The rising tide of emotion over Tony Scott's remake of Joseph Sargent's "The Taking Of Pelham 123" is reaching the climactic cry of "why"? There are its admirers and certainly its detractors (plus more harsh words). As an unabashed Tony Scott fan, I'll certainly give it a look, aware of its tricked up cinematography and amplified square off between a goateed, menacing John Travolta and a subdued Denzel Washington. This is not the original... a film which deserves its rightful place in 70's cinema as a hard-edged, no nonsense hostage film that looks even trendier today than I'm sure the grit and grime of 1970's New York did upon initial release.
For anyone who says director Joseph Sargent provided a "workmanlike" effort on "The Taking of Pelham 123" needs to look a little closer. From the opening exterior shots of the hostage-takers silently assembling in the subway station to that sublime and impeccably humorous final freeze frame, Sargent's film is wrapped in auterist moments. Take also the first (and last) images of criminal ringleader Robert Shaw, introduced through tapping, impatient feet in a subway station and ending on a self destructive tap of the shoes on the underground electric track. With the exception of the tracking shot that follows a cat into a dark doorway, up to a pair of shoes, and eventually to the half-hidden face of Orson Welles in Carol Reed's "The Third Man" as he picks up the cat, I can't think of a more inventive introduction to a main character through an almost throwaway moment. Great stuff. And back to Shaw himself. As the good guy transit detective, Walter Matthau does his lumbering best to imbue every scene with the world-weary nonchalance that made him famous, and it's a harmonious collision when he and Shaw finally begin communicating through the train's radio. Decisive, intelligent, well organized and brutally efficient, Shaw creates a purely evil bad guy out of (basically) thin air. It's always the icy, quiet person who embarks on the killing rampage, and Shaw embodies Mr. Blue as a man who never raises his voice but gets exactly what he wants. It's an understated performance, but one that grows on you with repeat viewings. Here's a well-drawn villain because we understand everything has been planned down to the inch. With preparation like that, it's all tone of voice and steely gaze and Shaw carries it out with perfection.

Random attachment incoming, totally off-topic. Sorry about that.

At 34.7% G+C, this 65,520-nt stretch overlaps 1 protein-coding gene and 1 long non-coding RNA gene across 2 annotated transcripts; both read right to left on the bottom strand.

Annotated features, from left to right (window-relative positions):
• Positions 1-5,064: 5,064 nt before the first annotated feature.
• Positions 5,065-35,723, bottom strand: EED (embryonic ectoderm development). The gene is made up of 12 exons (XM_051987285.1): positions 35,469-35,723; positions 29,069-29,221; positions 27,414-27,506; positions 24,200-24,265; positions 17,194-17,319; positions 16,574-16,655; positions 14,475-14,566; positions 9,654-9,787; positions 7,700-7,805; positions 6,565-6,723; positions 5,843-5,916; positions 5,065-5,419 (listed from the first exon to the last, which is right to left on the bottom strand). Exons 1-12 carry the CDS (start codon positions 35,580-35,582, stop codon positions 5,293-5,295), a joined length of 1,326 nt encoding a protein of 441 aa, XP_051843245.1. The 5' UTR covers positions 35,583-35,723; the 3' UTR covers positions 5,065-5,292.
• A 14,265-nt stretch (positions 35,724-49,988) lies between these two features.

Then there's the tension generated by the film. There's little action- one car chase that ends just as quickly as it begins and sporadic gun fire- yet "The Taking Of Pelham 123" carves its place in the niche of 70's cinema alongside other thrillers (paranoid or otherwise) that understands atmosphere, acting, pacing and dialogue are the keys to success. With their limited screen time, Jerry Stiller, Martin Balsam, Hector Elizondo and Dick O' Neill resonate long after their supporting turns as guys trapped on both sides of the hostage crisis. And then there's that final scene.... intriguing because we don't expect Sargent and screenwriter Peter Stone to fully evolve the story beyond the actual titular action. But they do. And it lands on that cat-like grin of Walter Matthau as his long day comes to an end. With that, "The Taking Of Pelham 123" immediately re-assesses itself as a study of good overpowering evil. In it's small way, New York City is saved again.